Indian Airline Creates Women-Only Rows To Fight Harassment

The airline introduced the policy shortly after two recent reports of sexual harassment on its flights

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Jan 17, 2017 at 4:45 PM ET

Air India, the country’s national airline, will reserve the first two rows on every airplane for women only.

The policy was introduced shortly after two recent incidents of sexual harassment on Air India flights. In December, a business class passenger on a Mumbai-Newark flight transferred to an empty seat in economy class and allegedly groped a woman when she was asleep. Then in January, a man was arrested when an Air India flight attendant reported that he had molested her during a Muscat-Delhi flight. In response, Air India also announced they would begin carrying handcuffs on their domestic flights as a safety precaution.

“We feel, as national carriers, it is our responsibility to enhance comfort level to female passengers. There are a lot of female passengers who travel alone with us and we will be blocking a few seats for them,” Air India general manager-revenue management Meenakshi Malik, told the Hindu, an English-language daily newspaper in India. These seats will available at no additional cost.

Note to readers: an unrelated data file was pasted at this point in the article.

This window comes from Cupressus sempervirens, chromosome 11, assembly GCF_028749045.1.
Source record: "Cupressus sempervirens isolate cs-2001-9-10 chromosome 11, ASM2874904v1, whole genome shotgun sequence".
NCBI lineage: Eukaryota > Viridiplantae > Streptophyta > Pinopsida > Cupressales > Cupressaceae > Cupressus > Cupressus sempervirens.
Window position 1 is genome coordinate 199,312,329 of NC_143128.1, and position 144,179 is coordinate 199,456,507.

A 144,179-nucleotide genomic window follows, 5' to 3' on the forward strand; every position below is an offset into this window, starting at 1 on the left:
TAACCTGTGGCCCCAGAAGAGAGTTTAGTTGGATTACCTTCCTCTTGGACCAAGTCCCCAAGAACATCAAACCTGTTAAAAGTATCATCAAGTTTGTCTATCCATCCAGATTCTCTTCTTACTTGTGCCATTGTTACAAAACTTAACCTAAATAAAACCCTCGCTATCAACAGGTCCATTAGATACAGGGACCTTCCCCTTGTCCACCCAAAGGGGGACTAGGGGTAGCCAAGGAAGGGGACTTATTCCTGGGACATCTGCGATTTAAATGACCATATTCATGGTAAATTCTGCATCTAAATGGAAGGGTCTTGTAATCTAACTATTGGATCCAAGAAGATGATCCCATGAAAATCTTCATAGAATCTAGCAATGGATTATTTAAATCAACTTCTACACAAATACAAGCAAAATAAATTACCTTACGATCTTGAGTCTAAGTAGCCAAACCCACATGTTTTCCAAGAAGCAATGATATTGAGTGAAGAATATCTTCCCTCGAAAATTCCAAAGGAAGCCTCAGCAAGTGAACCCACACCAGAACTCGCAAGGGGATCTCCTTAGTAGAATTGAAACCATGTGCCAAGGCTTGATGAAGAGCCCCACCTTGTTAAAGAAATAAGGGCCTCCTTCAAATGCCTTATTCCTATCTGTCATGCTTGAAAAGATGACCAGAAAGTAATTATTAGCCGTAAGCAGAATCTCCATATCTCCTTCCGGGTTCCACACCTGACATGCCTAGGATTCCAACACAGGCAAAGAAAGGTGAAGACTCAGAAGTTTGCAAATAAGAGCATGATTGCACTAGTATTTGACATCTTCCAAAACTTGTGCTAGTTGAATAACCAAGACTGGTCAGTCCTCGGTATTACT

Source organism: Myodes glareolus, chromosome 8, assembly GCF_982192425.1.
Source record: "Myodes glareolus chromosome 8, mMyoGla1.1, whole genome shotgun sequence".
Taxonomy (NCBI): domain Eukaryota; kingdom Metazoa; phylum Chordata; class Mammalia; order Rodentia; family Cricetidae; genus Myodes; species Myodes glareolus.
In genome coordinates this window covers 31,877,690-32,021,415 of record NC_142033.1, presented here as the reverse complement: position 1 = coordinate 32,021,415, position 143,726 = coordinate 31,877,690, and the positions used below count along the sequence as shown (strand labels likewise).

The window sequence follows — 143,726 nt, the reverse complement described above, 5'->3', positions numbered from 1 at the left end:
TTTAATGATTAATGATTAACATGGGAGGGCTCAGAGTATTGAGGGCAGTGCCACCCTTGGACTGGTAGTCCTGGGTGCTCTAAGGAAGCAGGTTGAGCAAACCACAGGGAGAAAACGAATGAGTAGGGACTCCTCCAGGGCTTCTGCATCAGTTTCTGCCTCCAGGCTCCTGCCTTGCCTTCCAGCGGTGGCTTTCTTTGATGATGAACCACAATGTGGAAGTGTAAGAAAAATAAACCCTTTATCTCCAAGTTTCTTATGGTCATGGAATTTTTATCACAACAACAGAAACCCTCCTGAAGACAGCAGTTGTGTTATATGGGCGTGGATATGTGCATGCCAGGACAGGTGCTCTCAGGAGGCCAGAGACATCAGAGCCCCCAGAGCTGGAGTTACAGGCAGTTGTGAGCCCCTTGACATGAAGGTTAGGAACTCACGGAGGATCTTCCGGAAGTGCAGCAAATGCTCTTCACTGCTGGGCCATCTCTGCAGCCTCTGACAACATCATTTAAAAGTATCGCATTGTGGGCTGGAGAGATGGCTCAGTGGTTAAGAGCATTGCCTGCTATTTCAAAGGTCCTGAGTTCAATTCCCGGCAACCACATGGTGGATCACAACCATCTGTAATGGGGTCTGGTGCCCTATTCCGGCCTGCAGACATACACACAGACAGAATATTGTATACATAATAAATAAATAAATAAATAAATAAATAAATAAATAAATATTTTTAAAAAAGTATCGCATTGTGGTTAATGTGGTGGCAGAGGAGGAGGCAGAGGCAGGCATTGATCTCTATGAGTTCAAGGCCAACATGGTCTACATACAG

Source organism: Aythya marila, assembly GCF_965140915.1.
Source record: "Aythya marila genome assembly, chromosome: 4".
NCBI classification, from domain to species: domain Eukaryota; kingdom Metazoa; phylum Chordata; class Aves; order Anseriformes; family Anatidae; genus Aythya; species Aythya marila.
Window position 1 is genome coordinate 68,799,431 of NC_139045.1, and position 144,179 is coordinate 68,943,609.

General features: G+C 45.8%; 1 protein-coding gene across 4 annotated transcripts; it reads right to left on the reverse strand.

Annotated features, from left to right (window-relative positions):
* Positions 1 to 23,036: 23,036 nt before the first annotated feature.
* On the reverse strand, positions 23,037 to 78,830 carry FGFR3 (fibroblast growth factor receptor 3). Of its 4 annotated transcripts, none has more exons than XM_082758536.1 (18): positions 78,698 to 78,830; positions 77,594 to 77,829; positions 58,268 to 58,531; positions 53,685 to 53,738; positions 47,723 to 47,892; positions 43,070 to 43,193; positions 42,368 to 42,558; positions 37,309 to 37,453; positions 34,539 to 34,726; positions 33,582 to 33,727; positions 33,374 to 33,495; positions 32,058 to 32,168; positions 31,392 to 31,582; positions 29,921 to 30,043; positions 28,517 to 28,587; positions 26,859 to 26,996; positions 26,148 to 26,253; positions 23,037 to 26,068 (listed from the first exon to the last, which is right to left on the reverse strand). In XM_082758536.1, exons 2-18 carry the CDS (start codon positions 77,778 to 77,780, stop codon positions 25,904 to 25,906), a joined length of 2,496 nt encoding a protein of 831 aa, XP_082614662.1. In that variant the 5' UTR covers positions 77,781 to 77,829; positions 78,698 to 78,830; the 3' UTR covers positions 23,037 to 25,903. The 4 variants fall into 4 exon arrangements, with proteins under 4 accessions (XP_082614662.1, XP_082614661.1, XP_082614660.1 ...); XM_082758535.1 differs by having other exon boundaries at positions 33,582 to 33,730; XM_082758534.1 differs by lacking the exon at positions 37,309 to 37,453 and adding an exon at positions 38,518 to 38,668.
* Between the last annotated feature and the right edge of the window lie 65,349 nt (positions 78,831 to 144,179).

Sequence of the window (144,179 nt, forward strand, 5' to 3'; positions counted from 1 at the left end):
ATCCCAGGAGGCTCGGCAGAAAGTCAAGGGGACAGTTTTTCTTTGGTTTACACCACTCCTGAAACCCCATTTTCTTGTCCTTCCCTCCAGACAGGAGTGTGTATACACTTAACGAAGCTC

The national president of Air Passengers Association of India, D. Sudhakara Reddy, was critical of the airline’s decision. “It is an impractical move and will lead to gender discrimination. The airline should not go ahead with the plan,” he said.

India, along with Iran, Japan, UAE, Egypt, Indonesia, Brazil, and other countries, has segregated female-only cars on public transportation including trains and buses.

Airline companies have their own set of complications in dealing with cases of sexual harassment, often because at 35,000 feet above ground, it’s unclear who these cases should be reported to, a recent article published by Slate found. Nora Caplan-Bricker, writes that airlines have “few policies in place that suggest they feel responsible for managing the risks particular to women,” and cases often fall through the cracks because they aren’t directed to the right authorities on time. Flight attendants also often receive little or no training on how to deal with these cases from passengers.